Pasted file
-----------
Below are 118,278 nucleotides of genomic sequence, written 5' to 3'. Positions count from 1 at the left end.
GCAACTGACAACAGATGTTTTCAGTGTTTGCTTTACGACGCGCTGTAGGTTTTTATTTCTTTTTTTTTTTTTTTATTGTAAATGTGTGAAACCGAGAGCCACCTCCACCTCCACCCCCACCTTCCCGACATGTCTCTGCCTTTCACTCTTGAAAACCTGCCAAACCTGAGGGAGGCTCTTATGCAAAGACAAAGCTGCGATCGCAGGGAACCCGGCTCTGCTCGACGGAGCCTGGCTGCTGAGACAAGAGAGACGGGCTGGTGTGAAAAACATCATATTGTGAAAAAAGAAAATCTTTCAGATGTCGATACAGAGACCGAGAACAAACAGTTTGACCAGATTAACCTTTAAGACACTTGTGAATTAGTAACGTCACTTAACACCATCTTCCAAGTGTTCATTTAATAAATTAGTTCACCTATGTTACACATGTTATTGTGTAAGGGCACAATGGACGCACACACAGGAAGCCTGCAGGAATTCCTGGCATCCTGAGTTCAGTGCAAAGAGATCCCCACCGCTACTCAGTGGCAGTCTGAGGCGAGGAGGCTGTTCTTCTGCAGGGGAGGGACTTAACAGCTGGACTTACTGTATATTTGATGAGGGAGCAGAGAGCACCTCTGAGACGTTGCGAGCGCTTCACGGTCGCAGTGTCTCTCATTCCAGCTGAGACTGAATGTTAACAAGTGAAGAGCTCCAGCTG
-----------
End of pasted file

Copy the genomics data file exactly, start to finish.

Below are 118,278 nucleotides of genomic sequence, written 5' to 3'. Positions count from 1 at the left end.
GCAACTGACAACAGATGTTTTCAGTGTTTGCTTTACGACGCGCTGTAGGTTTTTATTTCTTTTTTTTTTTTTTTATTGTAAATGTGTGAAACCGAGAGCCACCTCCACCTCCACCCCCACCTTCCCGACATGTCTCTGCCTTTCACTCTTGAAAACCTGCCAAACCTGAGGGAGGCTCTTATGCAAAGACAAAGCTGCGATCGCAGGGAACCCGGCTCTGCTCGACGGAGCCTGGCTGCTGAGACAAGAGAGACGGGCTGGTGTGAAAAACATCATATTGTGAAAAAAGAAAATCTTTCAGATGTCGATACAGAGACCGAGAACAAACAGTTTGACCAGATTAACCTTTAAGACACTTGTGAATTAGTAACGTCACTTAACACCATCTTCCAAGTGTTCATTTAATAAATTAGTTCACCTATGTTACACATGTTATTGTGTAAGGGCACAATGGACGCACACACAGGAAGCCTGCAGGAATTCCTGGCATCCTGAGTTCAGTGCAAAGAGATCCCCACCGCTACTCAGTGGCAGTCTGAGGCGAGGAGGCTGTTCTTCTGCAGGGGAGGGACTTAACAGCTGGACTTACTGTATATTTGATGAGGGAGCAGAGAGCACCTCTGAGACGTTGCGAGCGCTTCACGGTCGCAGTGTCTCTCATTCCAGCTGAGACTGAATGTTAACAAGTGAAGAGCTCCAGCTG